The Constitutional Court of Kuwait has closed one door for the opposition while leaving another face-saving door ajar for them. The court ruled that the one-man one-vote system that was introduced last year was constitutional but it ruled that the current parliament (voted December 2012) should be dissolved and new elections be held within two months.
The opposition, which is dominated by tribal Salafis and the Muslim Brotherhood with support from Wahhabi-Liberals and some secularists, is facing a dilemma. It looks like the one-man one–vote, their main target, is here to stay. They must decide whether to contest the coming elections or boycott and lock themselves and their allied tribes out of the political system again. After all, the core Islamists and tribals among them were close allies of the government ruling “elites” for several decades during which the secular liberals (and the Shi’as) were both cast out in the wilderness, their political institutions repressed.
The opposition shot itself in the foot early on when it dominated the last parliament, weakening their own prospects by going blatantly tribal and sectarian. Most of their members succumbed to pro-Saudi tribal and Salafi instincts, and focused on the Shi’a minority of Kuwait, about 30% of the citizens, for special discriminatory attention. They adopted divisive sectarian political tactics that may have ensured their own marginalization in the long run.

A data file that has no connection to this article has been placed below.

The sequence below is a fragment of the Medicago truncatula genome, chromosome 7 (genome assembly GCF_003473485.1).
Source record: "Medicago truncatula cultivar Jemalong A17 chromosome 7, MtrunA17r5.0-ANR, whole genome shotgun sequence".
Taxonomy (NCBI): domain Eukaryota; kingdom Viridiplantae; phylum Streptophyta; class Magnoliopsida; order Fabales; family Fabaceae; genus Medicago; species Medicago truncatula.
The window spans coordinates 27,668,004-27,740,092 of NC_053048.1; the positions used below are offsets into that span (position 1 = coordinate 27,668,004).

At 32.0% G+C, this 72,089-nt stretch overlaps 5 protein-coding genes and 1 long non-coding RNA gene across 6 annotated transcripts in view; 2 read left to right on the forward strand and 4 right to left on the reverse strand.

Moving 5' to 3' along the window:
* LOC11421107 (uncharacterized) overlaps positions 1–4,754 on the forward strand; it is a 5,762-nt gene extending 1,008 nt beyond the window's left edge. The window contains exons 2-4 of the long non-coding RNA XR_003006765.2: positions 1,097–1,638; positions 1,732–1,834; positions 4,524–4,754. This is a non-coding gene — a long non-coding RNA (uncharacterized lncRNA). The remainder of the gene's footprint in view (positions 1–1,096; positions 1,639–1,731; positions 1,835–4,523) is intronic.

If they now boycott, it is likely that some of the tribal members will split and decide to participate in the contests and the voting. If they decide to contest the elections, some of them may also decide against it and split. Either way, they would lose because the one-man one-vote tends to dilute the political strength of the tribal blocks. Their supporters usually vote along strictly tribal lines; their 5 votes per man/woman have been reduced to one vote. This system reduces the dominance of the large tribes and their (Sunni) Islamist allies and shifts the balance somewhat back toward the traditional influence of city folks, both Sunni and Shi’a.
My guess is that some of them will rejoin the political process. My experience with the tribal Salafis and Muslim Brothers of Kuwait has been that they are willing to dump principle for power. Their commitment to democracy is opportunistic but their commitment to the tribal, clan, and individual power is even stronger. After all, even with the new system of voting they still get a better deal than exists in Saudi Arabia or Bahrain, both regimes that the Kuwaiti opposition have strongly supported against the demands of the democratic opposition in both these Gulf countries.
(After writing this post it was announced that 23 former members of the opposition have voted to boycott the coming elections, for now. The next week will clarify things).
I add here the following links to some of my earlier posts on this topic of Kuwait politics: